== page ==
"The main vehicle of the transmission of knowledge during that period was by oral method. The language used was Sanskrit — the Template:Sic language of that period (2000–500 BCE). The most authentic compilation of his teachings and work is presently available in a treatise called Sushruta Samhita. This contains 184 chapters and description of 1,120 illnesses, 700 medicinal plants, 64 preparations from mineral sources and 57 preparations based on animal sources."

Underwood & Rhodes (2008) hold that this early phase of traditional Indian medicine identified 'fever (takman), cough, consumption, diarrhea, dropsy, abscesses, seizures, tumours, and skin diseases (including leprosy)'.[8] Treatment of complex ailments, including angina pectoris, diabetes, hypertension, and stones, also ensued during this period.[6][23] Plastic surgery, cataract surgery, puncturing to release fluids in the abdomen, extraction of foreign elements, treatment of anal fistulas, treating fractures, amputations, cesarean sections, and stitching of wounds were known.[8] The use of herbs and surgical instruments became widespread.[8] The Charaka Samhita text is arguably the principal classic reference. It gives emphasis to the triune nature of each person: body care, mental regulation, and spiritual/consciousness refinement.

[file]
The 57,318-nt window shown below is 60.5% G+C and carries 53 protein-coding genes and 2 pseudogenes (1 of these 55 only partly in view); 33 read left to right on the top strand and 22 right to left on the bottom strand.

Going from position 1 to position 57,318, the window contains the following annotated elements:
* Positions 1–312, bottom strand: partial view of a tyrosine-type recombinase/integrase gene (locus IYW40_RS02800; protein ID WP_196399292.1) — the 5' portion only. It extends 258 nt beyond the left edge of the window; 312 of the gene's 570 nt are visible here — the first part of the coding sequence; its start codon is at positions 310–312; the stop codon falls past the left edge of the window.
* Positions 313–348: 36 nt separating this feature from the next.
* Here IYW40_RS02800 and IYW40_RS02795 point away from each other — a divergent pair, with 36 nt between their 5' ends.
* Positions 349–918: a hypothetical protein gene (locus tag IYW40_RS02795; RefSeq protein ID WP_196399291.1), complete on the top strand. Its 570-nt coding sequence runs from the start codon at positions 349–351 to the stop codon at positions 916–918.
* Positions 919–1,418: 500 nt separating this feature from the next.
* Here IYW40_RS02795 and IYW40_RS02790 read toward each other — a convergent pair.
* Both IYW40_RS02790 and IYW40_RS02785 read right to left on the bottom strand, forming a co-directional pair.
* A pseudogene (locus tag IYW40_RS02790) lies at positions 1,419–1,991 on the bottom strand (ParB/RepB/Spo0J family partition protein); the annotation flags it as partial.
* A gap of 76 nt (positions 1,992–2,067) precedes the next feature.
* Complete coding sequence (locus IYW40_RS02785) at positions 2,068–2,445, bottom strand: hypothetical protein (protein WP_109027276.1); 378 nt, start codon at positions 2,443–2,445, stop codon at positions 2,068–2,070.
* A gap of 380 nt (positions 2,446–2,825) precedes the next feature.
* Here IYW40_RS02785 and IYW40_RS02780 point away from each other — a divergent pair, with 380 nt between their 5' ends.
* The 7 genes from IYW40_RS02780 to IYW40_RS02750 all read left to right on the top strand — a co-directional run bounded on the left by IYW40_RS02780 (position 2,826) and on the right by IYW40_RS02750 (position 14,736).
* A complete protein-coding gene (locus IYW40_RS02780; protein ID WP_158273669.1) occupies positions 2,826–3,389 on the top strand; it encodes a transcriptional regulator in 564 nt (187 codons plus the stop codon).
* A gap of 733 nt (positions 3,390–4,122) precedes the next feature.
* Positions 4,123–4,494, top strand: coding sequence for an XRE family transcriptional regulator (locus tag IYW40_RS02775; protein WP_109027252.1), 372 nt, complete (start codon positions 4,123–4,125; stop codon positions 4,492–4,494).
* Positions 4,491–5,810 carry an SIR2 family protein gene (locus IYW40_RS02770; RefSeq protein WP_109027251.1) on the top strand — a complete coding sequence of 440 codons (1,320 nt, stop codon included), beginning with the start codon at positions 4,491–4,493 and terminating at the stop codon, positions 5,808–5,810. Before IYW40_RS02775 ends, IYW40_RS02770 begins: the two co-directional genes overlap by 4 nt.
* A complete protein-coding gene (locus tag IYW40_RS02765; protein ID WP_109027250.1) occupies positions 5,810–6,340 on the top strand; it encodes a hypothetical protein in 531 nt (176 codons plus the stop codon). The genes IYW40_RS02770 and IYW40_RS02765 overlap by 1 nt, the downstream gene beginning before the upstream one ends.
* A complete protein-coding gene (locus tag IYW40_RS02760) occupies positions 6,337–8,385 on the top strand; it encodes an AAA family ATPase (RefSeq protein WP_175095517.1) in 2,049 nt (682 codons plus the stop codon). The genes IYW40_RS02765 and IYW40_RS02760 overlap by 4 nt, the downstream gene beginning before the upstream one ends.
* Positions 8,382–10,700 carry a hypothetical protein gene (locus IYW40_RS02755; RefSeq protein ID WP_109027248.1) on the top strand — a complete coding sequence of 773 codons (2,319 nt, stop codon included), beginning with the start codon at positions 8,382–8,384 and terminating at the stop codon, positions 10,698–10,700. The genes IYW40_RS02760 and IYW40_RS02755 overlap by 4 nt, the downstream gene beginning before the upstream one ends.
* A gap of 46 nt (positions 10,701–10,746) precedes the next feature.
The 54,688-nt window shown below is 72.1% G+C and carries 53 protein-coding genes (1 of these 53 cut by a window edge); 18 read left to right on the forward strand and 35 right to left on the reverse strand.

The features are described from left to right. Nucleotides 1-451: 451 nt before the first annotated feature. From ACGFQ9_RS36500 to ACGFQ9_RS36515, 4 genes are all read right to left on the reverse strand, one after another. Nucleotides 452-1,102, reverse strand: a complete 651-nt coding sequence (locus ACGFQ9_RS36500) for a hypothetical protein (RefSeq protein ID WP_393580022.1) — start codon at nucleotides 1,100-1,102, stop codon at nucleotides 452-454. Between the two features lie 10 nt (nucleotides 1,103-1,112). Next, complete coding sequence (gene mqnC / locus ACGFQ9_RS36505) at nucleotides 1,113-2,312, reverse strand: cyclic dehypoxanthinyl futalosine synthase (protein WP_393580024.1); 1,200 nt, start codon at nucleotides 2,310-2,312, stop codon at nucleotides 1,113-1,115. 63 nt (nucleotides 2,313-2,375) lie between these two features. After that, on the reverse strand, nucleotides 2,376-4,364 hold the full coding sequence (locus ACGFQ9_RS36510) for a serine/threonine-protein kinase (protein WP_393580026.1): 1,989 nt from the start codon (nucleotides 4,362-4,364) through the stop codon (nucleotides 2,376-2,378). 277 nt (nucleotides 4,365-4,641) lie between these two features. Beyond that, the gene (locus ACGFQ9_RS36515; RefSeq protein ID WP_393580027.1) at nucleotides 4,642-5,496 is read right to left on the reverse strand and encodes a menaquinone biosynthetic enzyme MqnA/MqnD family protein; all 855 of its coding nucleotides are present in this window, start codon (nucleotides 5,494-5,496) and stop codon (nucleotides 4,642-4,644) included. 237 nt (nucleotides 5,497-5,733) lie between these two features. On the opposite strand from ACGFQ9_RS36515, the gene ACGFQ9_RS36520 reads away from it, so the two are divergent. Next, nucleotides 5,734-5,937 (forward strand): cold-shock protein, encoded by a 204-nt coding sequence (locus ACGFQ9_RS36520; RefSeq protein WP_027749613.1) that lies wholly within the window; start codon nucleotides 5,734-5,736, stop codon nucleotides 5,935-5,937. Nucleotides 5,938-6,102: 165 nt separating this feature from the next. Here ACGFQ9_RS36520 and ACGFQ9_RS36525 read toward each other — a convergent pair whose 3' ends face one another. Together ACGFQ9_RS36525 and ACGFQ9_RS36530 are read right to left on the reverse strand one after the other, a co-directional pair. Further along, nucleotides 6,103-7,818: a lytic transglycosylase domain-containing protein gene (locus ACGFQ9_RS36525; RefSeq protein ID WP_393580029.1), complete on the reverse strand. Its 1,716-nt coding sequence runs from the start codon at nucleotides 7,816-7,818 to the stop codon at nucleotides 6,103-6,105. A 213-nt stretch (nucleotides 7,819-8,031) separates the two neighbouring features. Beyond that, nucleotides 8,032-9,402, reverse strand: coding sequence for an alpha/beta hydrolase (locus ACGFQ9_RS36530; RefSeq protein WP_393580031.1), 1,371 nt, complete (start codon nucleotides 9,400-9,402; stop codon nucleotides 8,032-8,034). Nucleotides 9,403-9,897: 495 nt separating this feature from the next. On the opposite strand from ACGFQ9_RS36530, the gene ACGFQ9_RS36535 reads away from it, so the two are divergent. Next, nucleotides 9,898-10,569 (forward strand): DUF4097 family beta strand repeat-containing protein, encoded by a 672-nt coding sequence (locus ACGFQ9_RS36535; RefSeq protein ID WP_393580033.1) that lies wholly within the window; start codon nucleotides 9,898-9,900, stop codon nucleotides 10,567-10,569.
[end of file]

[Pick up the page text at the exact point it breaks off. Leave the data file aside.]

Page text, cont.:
Cataract in human eye – magnified view seen on examination with a slit lamp. Cataract surgery was known to the physician Sushruta in the first millennium BCE,[24] and was performed with a special tool called the jabamukhi salaka, a curved needle used to loosen the lens and push the cataract out of the field of vision.[24] The eye would later be soaked with warm butter and then bandaged.[24]